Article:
Privacy | CNN exec's secret office romance puts workplace relationships under the spotlight

CNN exec's secret office romance puts workplace relationships under the spotlight

The president of CNN has resigned after it emerged he failed to disclose a relationship with another top executive, the New York Times has reported.

Jeff Zucker ended his nine-year-long tenure at the helm of one of America’s biggest media companies after his secret was discovered during a separate investigation into the conduct of Chris Cuomo, the ex-CNN anchor who was sacked in December over his involvement in the political affairs of his brother, former New York governor Andrew Cuomo, the NYT said.

In an internal memo, seen by the NYT, Zucker explained to employees: “I was asked about a consensual relationship with my closest colleague, someone I have worked with for more than 20 years.

“I acknowledged the relationship evolved in recent years. I was required to disclose it when it began but I didn’t. I was wrong.”

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According to the publication, Zucker’s workplace relationship was with Allison Gollust, CNN’s Executive Vice President, and one of the network’s highest-ranking leaders, who is reportedly keeping her position at the firm.

She wrote: “Jeff and I have been close friends and professional partners for over 20 years.

“Recently, our relationship changed during Covid. I regret that we didn’t disclose it at the right time.”

Prevalence of workplace relationships

The news of this shines a light on the general prevalence of relationships in the workplace. In fact, one in four people have admitted to having a romantic encounter at work, a recent survey from Wright Hassall uncovered.

The legal services firm polled 2,000 Brits to find out how many have had a tryst at work, with 27.6% of the total figure being male and 21.5% being female.

Moreover, 29.1% of those admitting to having an encounter at work were between the ages of 45 and 54-years-old, which was reportedly more than any other age group.

Additionally, 2019 Adzuna research revealed that 75% were open to the possibility of a work-fuelled relationship, with 41% fantasising about doing so.

Big bosses lose jobs over office romances

CNN’s Zucker is not the first, and likely will not be the last, top executive to face repercussions from having a relationship with a colleague.

In 2019, McDonald’s CEO Steve Easterbrook was sacked after having a consensual relationship with one of his employees, as reported by the Mirror at the time,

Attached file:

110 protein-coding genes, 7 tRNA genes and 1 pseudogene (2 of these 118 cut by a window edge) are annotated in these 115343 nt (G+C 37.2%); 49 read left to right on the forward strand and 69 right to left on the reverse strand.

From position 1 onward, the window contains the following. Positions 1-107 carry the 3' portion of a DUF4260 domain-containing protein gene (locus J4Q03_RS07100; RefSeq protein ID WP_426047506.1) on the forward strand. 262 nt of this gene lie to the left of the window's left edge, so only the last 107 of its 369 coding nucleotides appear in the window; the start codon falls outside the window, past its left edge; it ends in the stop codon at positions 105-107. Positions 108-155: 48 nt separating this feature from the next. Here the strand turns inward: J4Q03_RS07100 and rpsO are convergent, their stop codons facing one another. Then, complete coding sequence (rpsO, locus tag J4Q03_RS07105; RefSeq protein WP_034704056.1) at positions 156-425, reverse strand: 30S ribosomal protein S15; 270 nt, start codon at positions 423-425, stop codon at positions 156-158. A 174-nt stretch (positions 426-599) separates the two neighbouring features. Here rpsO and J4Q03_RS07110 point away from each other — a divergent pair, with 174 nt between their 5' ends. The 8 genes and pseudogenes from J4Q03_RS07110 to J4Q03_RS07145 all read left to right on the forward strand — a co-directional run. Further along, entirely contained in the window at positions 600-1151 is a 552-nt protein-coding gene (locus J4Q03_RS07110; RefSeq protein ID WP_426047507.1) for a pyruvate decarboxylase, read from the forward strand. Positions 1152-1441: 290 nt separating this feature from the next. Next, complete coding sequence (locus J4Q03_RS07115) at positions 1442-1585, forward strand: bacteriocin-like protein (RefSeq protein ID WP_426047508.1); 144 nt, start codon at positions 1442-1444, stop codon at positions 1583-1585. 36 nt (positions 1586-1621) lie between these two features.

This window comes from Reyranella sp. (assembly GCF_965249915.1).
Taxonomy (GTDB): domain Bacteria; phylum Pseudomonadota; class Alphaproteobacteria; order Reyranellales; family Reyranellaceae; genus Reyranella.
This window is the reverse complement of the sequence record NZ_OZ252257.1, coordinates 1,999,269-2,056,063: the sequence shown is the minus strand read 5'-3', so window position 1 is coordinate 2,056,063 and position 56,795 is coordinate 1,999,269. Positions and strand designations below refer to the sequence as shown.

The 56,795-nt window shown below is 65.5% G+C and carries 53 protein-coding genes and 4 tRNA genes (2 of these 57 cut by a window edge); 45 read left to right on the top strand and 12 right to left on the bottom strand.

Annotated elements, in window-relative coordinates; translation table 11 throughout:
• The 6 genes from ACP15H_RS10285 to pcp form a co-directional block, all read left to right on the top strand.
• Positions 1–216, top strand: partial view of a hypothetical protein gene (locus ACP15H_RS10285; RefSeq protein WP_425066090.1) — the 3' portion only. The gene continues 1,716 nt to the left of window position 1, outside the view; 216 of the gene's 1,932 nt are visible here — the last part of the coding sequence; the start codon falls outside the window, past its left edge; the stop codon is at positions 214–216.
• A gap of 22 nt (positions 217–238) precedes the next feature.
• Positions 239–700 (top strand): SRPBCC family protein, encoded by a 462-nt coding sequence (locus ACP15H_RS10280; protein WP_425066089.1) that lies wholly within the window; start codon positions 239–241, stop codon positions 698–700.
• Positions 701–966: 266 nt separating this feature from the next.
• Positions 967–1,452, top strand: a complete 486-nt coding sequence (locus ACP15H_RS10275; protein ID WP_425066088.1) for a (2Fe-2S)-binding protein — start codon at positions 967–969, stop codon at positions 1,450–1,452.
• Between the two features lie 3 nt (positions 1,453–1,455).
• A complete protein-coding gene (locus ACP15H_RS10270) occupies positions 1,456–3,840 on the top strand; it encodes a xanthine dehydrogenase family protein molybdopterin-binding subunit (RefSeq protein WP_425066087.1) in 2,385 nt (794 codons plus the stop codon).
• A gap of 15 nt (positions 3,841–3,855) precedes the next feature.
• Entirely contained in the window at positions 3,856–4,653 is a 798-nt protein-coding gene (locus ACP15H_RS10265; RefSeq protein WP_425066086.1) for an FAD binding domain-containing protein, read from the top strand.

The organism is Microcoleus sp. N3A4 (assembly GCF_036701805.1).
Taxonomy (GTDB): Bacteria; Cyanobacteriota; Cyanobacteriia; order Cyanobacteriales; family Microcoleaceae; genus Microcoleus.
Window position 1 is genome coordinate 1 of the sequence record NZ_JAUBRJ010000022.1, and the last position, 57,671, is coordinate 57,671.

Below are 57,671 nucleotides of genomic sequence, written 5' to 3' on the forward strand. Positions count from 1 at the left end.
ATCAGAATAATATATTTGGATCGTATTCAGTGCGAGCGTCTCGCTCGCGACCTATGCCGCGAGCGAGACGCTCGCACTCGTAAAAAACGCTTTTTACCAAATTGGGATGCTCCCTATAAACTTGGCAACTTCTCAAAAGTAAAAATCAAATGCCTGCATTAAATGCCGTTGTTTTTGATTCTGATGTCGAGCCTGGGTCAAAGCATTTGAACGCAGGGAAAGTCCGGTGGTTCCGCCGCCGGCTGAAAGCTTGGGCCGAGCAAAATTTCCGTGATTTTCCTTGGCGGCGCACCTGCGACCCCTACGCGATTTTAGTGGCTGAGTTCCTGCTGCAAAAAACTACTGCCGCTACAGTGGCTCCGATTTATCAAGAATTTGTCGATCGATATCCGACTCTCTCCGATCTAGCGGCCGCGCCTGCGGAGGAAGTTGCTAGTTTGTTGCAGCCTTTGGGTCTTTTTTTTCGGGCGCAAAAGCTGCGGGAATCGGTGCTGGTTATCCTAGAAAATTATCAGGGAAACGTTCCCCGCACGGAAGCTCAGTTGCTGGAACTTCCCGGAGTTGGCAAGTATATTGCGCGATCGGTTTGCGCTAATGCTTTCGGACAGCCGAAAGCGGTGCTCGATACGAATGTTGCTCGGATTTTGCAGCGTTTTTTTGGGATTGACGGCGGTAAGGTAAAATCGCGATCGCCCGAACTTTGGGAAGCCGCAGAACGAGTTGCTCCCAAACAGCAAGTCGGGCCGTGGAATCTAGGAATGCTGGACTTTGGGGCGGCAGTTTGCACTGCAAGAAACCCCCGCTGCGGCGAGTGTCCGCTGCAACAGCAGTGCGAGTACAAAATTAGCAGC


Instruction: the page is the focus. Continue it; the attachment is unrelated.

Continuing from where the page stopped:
A statement from the fast-food giant at the time stated that Easterbrook had “demonstrated poor judgement”. Subsequently, the McDonald’s Board claimed that he violated company policy by engaging in a relationship with a colleague, and he was let go.

In an email to employees, Easterbrook admitted that “this was a mistake”. He added: “Given the values of the company, I agree with the Board that it is time for me to move on.”

Workplace policies & contracts

David Bradley, Chairman and Head of Employment Law from Ramsdens Solicitors, previously told HR Grapevine that, particularly among US employers, it isn’t unusual to find workplace contracts and policies that dissuade relationships between co-workers.

He explained: “This seems odd when so many people meet at work. It is justified but can lead to practical difficulties. Usually, one or both individuals are asked to move roles. This can be contentious and raises issues of potential sex discrimination, where for example it is the junior person who is forced to move. Some policies go as far as to dictate who will move and on the face of it that takes out the issue.”

Karen Holden, Founder of A City Law Firm, previously explained that if an employer has a specific policy against internal colleague relationships then staff can face disciplinary or even dismissal. On the contrary, she said that “if the employer has no such policy it would need to look at how the staff have acted as well as their positions to evidence unfair prejudice, misconduct, breach of fiduciary duties, inappropriate behaviour, for example, so it is more subjective and evidence-based than contractual”.

Holden added: “A relationship, even consensual with no allegation of harassment, can still be considered inappropriate and pose a real risk for any employer. For example, with McDonald's Steve Easterbrook, one had seniority and thus perceived power over the other, be it aware, unaware, perceived or just the potential to discriminate.”

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